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Navigating the Digital Shift: Policies and Practices to Support Digital Instructional Materials for Learning
Wednesday, June 7, 2017 @ 4:00 pm - 5:00 pm EDT
Presented by Dr. Tracy Weeks, Executive Director, SETDA; Diana Myers McGhee, Director of Technology and Information, Fort Thomas Independent School District, Kentucky; and Donna Murray, Digital Teaching & Learning Consultant, North Carolina Department of Public Instruction
Hosted by SETDA
Sponsored by the Bill & Melinda Gates Foundation
If you attended the live session, you’ll be emailed a CE certificate within 24 hours of the webinar. If you view the recording or listen to the podcast and would like a CE certificate, join the Essential Elements for Digital Content community and go to the Webinar Archives folder to take the CE quiz.
This edWebinar highlights the updates and expansion of the Digital Instructional Materials Acquisition Policies for States (DMAPS), an online database providing details regarding each state’s policies and practices related to the acquisition of digital instructional materials. State data sets have been recently updated and details related to accessibility, purchasing consortia, and statewide management systems have been added. The Fort Thomas Independent School District in Kentucky and the North Carolina Department of Public Instruction will share how access to digital instructional materials has transformed teaching and learning.
About the Presenters
Dr. Tracy Weeks is the executive director for the State Education Technology Director’s Association (SETDA). Prior to joining the team at SETDA, she served as the chief academic and digital learning officer for the North Carolina Department of Public Instruction, the first senior state leadership position of its kind in the nation. In that role, Dr. Weeks oversaw the areas of K-12 curriculum and instruction, career and technical education, exceptional children, and the North Carolina Virtual Public School. She also served as the state agency lead on the development of the North Carolina Digital Learning Plan.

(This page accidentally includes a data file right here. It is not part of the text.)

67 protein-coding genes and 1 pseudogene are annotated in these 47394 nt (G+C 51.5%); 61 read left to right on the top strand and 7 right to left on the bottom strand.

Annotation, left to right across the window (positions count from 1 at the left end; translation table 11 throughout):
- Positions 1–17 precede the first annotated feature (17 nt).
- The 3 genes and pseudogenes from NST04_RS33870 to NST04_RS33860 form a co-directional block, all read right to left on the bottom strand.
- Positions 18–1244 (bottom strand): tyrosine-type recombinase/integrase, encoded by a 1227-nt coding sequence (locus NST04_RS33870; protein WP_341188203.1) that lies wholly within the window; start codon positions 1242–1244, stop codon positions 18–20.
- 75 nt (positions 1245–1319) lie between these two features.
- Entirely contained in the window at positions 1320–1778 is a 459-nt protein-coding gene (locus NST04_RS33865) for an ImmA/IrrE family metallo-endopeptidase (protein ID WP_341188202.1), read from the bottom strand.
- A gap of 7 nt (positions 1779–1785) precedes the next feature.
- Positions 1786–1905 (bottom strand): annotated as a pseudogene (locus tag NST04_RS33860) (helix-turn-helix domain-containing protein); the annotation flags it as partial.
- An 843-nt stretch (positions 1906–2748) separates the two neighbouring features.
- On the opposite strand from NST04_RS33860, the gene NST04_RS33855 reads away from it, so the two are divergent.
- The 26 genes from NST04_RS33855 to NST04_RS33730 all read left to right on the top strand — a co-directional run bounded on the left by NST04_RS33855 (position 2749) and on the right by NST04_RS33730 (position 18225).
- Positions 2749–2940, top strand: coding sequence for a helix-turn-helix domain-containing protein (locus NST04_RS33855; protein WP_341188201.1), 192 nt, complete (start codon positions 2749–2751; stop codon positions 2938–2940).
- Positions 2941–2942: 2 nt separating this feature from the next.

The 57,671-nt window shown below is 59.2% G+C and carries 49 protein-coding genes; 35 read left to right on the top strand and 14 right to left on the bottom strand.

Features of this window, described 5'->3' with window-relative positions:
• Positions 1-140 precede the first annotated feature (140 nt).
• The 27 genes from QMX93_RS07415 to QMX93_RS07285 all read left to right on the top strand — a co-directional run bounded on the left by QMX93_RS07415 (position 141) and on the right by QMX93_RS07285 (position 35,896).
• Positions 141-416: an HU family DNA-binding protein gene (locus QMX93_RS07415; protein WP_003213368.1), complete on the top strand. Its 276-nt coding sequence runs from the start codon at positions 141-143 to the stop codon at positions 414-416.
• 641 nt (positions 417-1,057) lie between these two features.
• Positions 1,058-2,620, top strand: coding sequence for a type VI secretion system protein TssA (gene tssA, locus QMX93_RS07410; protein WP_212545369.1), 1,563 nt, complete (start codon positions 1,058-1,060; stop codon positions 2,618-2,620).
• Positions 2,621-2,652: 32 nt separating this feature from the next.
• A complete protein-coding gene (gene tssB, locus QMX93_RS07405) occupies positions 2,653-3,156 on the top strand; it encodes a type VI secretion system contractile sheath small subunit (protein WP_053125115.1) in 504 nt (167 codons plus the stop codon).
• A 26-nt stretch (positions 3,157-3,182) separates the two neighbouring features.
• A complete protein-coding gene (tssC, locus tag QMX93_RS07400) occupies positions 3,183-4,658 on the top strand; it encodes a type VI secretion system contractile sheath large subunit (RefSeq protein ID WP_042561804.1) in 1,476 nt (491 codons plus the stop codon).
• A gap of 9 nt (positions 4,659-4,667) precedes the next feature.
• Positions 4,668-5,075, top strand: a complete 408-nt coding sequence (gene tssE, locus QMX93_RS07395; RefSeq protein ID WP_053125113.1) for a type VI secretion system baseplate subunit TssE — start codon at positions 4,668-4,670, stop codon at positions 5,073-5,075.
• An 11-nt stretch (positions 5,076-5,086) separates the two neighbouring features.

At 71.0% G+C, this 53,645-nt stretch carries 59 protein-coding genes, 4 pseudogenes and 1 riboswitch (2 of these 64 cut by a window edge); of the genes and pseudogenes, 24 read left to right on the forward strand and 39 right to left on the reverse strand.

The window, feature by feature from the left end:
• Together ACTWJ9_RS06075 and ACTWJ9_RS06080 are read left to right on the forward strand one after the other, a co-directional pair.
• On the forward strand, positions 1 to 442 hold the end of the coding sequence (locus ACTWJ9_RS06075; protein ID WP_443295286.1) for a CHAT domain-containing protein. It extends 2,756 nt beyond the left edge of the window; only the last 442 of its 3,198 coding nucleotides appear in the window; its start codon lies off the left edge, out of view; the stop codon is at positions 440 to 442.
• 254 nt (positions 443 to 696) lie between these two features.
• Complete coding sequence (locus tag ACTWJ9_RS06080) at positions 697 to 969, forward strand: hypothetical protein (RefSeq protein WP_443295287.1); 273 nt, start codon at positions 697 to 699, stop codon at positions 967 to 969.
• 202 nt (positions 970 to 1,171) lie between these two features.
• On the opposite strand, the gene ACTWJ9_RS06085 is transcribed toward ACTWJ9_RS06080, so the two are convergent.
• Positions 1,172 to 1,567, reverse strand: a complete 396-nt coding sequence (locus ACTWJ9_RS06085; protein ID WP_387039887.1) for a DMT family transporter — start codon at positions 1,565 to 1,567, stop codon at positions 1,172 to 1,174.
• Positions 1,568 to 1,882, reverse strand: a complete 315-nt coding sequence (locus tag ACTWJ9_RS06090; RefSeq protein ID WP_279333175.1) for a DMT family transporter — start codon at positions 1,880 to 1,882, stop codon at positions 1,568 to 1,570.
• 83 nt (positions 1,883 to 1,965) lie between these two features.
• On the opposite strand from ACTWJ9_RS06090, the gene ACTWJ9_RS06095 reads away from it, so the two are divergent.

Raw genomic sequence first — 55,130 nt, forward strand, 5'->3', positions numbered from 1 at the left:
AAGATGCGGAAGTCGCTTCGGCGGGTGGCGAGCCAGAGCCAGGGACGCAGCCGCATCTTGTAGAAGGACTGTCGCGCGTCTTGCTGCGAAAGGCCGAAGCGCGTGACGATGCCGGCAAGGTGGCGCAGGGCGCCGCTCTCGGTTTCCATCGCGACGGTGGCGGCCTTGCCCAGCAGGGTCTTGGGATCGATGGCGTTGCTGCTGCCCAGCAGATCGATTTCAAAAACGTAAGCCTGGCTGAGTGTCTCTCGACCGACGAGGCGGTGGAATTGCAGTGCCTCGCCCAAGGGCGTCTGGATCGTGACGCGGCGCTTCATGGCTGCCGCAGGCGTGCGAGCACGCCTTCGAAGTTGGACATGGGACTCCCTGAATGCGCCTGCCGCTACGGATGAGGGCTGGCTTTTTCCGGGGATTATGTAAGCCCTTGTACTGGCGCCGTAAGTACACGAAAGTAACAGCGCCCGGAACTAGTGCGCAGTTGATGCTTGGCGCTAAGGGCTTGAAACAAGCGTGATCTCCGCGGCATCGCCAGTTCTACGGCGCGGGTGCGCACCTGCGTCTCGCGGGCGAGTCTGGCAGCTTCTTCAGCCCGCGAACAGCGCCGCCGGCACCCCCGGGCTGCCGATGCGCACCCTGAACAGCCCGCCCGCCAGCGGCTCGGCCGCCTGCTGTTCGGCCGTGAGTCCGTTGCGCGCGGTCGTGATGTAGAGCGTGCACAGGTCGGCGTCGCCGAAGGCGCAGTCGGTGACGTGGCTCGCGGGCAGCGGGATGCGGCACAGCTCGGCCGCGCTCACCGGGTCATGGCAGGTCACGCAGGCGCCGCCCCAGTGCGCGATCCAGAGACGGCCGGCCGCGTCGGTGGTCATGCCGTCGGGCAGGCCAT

From 2008-2014, Dr. Weeks led the North Carolina Virtual Public School, the second largest state-led virtual school in the nation, as the chief academic officer and subsequently the executive director. She holds a bachelors degree in secondary math education from UNC-Chapel Hill, a Masters of Education in instructional technology with a statistics minor and a Doctor of Philosophy in curriculum and instruction from NC State University. She is a NC Teaching fellow, NC Education Policy fellow, and a member of Phi Kappa Phi.
A 32-year veteran educator, Diana McGhee is the Director of Technology and Information for the Fort Thomas Independent Schools, a high-performing school district in Kentucky. In addition to her technology duties, Diana teaches the high school journalism class in which she helps students produce a newspaper, a magazine and the yearbook. In 2013-14, Diana served as President of the Kentucky Society for Technology in Education (KySTE), an ISTE affiliate organization, and she currently serves as an ISTE PLN leader. Diana is also a Microsoft Innovative Educator and a Level 1 and Level 2 Google Certified Teacher. She holds a BA in english education with a minor in journalism, communications and speech from the University of Kentucky; an MA and Rank I in secondary guidance and counseling from Eastern Kentucky University; and a Director of Pupil Personnel endorsement from Xavier University in Cincinnati.
Donna Murray joined the digital teaching and learning division at the North Carolina Department of Public Instruction in 2014, where she serves as a consultant for digital content, coaching, and communication. In addition to providing leadership, support, and professional learning for effective technology and media programs in North Carolina, Donna collaborates with stakeholders to ensure that students and educators have access to high quality digital education resources. She is engaged in the implementation of the North Carolina Digital Learning Initiative and leads digital content and OER efforts in the state.
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The State Educational Technology Directors Association (SETDA) is a 501(c)3 not-for-profit membership association launched by state education agency leaders in 2001 to serve, support and represent their emerging interests and needs with respect to the use of technology for teaching, learning, and school operations. Our current work is guided by a strategic plan, Leading, Inspiring and Empowering: The 2013-16 SETDA Strategic Plan, adopted by the SETDA Board of Directors in October 2012 after extensive consultation with the membership. The SETDA mission is to build and increase the capacity of state and national leaders to improve education through technology policy and practice.